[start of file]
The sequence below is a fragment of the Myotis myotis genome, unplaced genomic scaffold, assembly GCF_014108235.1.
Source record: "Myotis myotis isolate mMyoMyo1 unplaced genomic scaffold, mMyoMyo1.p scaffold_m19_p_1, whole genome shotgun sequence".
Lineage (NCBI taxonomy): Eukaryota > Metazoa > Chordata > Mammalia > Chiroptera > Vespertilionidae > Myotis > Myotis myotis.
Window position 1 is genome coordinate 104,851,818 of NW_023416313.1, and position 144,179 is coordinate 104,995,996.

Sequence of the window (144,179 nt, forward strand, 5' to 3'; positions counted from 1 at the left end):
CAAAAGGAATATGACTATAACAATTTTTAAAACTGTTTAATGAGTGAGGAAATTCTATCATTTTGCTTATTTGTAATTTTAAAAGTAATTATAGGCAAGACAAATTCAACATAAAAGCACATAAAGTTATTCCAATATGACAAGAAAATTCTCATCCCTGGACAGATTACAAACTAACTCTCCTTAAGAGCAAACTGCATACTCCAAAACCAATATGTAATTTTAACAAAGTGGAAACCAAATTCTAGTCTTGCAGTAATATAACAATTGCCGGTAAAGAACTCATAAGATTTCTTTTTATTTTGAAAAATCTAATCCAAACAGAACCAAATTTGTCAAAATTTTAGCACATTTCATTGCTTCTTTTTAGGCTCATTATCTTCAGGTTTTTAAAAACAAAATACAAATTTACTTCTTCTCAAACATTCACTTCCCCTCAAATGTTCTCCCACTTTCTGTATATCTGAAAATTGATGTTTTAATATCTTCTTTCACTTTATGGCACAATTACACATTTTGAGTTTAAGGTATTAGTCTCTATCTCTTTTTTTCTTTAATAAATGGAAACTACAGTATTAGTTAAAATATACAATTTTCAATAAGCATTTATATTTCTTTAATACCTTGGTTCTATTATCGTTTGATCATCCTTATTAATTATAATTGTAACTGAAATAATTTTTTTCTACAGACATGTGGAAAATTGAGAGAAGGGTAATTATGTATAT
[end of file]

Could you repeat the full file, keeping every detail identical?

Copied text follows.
The sequence below is a fragment of the Myotis myotis genome, unplaced genomic scaffold, assembly GCF_014108235.1.
Source record: "Myotis myotis isolate mMyoMyo1 unplaced genomic scaffold, mMyoMyo1.p scaffold_m19_p_1, whole genome shotgun sequence".
Lineage (NCBI taxonomy): Eukaryota > Metazoa > Chordata > Mammalia > Chiroptera > Vespertilionidae > Myotis > Myotis myotis.
Window position 1 is genome coordinate 104,851,818 of NW_023416313.1, and position 144,179 is coordinate 104,995,996.

Sequence of the window (144,179 nt, forward strand, 5' to 3'; positions counted from 1 at the left end):
CAAAAGGAATATGACTATAACAATTTTTAAAACTGTTTAATGAGTGAGGAAATTCTATCATTTTGCTTATTTGTAATTTTAAAAGTAATTATAGGCAAGACAAATTCAACATAAAAGCACATAAAGTTATTCCAATATGACAAGAAAATTCTCATCCCTGGACAGATTACAAACTAACTCTCCTTAAGAGCAAACTGCATACTCCAAAACCAATATGTAATTTTAACAAAGTGGAAACCAAATTCTAGTCTTGCAGTAATATAACAATTGCCGGTAAAGAACTCATAAGATTTCTTTTTATTTTGAAAAATCTAATCCAAACAGAACCAAATTTGTCAAAATTTTAGCACATTTCATTGCTTCTTTTTAGGCTCATTATCTTCAGGTTTTTAAAAACAAAATACAAATTTACTTCTTCTCAAACATTCACTTCCCCTCAAATGTTCTCCCACTTTCTGTATATCTGAAAATTGATGTTTTAATATCTTCTTTCACTTTATGGCACAATTACACATTTTGAGTTTAAGGTATTAGTCTCTATCTCTTTTTTTCTTTAATAAATGGAAACTACAGTATTAGTTAAAATATACAATTTTCAATAAGCATTTATATTTCTTTAATACCTTGGTTCTATTATCGTTTGATCATCCTTATTAATTATAATTGTAACTGAAATAATTTTTTTCTACAGACATGTGGAAAATTGAGAGAAGGGTAATTATGTATAT